The UFC followed through and booked the fight at UFC 148 – creating one of the biggest UFC pay-per-views in promotional history. And although Silva once again defeated Sonnen, he didn’t live up to his word and leave the UFC.
Instead, he stuck around for more fights – and more disrespectful callouts, like an infamous 2013 one that saw him claim that before he met Wanderlei Silva, he “didn’t know they could stack crap that high”!
#5 Jorge Rivera seriously insults Michael Bisping
Plenty of today’s UFC fans would not remember Jorge Rivera. El Conquistador – who fought in the UFC’s Middleweight division from 2003 to 2012 – was a solid if unspectacular journeyman who never really had an outspoken personality.
However, in late 2010, Rivera decided to change all of that by calling out highly-rated contender Michael Bisping. Rather than do it through the usual channels, though, Rivera decided to have a little fun.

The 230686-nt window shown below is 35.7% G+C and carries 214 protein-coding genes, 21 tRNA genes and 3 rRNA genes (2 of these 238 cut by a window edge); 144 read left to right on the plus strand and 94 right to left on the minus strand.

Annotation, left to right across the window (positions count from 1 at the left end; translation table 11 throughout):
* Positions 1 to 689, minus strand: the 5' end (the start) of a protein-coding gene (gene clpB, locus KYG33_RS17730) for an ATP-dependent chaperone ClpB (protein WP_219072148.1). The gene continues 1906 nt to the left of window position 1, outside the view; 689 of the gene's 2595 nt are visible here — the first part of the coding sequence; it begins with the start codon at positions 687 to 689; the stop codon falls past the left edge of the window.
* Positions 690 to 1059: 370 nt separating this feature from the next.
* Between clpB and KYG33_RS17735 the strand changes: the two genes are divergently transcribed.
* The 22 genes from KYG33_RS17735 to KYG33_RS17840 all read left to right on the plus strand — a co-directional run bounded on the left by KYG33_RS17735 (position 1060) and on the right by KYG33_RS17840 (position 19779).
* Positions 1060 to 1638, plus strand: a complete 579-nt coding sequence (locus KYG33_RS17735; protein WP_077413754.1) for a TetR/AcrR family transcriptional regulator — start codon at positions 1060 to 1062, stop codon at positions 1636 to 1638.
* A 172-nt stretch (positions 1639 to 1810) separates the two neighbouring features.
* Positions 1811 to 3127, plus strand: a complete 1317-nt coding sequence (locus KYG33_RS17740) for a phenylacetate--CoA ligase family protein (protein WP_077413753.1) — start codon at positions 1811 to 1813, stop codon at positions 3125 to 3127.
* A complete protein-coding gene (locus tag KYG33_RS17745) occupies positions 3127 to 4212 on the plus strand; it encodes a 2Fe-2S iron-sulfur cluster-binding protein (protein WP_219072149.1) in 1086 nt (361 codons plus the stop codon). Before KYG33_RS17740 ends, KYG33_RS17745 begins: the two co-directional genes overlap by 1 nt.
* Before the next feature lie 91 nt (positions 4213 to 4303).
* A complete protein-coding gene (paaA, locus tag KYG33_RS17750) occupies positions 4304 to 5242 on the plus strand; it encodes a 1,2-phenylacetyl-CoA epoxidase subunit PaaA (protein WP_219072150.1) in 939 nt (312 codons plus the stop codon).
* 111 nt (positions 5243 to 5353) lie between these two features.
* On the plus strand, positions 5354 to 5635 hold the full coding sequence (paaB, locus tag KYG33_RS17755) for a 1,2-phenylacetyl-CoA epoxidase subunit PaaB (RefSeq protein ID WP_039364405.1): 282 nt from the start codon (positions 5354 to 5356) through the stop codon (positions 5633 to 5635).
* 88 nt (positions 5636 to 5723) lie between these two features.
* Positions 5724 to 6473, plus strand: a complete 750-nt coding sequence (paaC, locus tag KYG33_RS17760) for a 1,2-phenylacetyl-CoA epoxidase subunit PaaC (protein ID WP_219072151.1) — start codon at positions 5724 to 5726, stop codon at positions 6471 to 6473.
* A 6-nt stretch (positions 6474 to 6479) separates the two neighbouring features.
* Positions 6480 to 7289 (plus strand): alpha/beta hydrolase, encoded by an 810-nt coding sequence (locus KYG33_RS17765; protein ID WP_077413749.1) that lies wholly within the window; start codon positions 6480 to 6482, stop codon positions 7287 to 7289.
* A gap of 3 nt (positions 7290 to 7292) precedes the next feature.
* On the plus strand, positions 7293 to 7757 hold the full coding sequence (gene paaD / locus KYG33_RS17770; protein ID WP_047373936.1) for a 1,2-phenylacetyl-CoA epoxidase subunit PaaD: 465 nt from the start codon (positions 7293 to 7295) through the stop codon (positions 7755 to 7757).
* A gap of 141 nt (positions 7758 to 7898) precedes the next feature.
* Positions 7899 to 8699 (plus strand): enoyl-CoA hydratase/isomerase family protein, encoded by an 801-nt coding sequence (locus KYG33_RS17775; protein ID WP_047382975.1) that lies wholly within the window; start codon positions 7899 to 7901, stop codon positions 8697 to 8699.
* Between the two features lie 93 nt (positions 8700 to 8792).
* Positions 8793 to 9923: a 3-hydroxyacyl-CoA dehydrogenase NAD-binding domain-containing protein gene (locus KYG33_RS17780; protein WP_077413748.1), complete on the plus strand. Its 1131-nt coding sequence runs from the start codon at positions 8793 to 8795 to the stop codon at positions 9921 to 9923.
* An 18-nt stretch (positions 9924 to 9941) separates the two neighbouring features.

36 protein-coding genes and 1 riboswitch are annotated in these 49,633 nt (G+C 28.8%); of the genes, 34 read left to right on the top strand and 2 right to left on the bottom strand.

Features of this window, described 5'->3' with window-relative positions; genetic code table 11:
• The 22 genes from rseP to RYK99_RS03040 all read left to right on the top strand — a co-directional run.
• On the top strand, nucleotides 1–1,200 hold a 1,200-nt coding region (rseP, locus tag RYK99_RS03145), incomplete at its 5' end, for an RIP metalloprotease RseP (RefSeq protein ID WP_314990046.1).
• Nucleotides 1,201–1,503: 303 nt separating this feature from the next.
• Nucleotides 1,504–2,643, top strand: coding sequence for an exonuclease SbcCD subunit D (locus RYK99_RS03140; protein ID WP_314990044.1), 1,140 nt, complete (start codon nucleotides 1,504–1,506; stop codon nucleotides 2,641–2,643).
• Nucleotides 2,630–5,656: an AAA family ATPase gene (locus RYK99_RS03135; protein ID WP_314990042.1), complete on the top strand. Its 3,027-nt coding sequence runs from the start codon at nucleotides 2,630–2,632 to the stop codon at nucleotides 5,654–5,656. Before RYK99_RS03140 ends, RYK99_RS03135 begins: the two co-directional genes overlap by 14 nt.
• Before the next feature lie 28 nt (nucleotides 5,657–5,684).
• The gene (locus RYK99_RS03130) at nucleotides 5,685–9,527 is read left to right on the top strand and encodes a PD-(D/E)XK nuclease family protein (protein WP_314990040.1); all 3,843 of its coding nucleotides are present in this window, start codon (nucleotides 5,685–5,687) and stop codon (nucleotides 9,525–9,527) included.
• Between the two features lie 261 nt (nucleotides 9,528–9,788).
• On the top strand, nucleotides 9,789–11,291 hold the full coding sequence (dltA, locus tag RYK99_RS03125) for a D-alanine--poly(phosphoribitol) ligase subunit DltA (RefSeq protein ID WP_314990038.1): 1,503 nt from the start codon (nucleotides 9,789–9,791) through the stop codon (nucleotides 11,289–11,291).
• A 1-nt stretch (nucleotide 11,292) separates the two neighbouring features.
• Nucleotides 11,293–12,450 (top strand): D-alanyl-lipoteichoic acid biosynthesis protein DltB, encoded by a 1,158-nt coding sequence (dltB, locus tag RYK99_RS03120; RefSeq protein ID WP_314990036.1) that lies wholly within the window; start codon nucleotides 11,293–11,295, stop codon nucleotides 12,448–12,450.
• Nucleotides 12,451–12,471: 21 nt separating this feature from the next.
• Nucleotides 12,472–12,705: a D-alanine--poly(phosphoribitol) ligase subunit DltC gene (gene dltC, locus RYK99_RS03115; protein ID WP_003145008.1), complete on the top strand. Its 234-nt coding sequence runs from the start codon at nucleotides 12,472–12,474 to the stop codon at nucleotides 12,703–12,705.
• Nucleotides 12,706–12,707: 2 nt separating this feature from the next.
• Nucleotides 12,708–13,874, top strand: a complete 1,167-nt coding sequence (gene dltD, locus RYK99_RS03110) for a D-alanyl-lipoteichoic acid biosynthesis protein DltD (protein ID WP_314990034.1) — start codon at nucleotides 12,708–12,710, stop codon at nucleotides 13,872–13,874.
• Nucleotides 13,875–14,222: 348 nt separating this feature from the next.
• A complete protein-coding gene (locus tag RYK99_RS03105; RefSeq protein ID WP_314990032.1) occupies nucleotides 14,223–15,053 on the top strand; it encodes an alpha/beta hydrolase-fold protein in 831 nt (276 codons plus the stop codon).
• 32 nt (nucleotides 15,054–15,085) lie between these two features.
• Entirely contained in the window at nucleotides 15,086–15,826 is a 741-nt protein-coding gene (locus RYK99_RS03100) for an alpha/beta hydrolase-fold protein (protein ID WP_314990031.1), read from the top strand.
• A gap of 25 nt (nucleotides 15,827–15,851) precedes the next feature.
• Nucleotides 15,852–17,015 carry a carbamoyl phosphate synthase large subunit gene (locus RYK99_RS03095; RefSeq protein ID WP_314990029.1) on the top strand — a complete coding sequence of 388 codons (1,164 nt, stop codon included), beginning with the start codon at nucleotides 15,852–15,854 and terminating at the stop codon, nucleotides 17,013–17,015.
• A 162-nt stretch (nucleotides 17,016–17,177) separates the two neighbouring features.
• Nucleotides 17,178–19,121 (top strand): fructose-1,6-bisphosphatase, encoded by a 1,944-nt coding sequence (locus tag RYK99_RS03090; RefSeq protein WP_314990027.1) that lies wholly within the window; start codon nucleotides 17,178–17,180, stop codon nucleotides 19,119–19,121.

He took jabs at Bisping in a series of YouTube videos, insulting everything from his character, bravery, and fighting skills to his family and native UK. The videos were definitely funny, but they were also massively disrespectful, and to say they got under the skin of The Count would be an understatement.
Bisping came into his fight with Rivera at UFC 127 absolutely fired up. He showed his own disrespectful side by hurting El Conquistador with an illegal knee before putting him away via TKO in the second round.
The Count then took things further again, this time by spitting on the fallen Rivera and aiming insults at his corner.
Most MMA fans were horrified with Bisping’s actions, but given the disrespectful nature of Rivera’s callout, it was hard to suggest that they weren’t justified.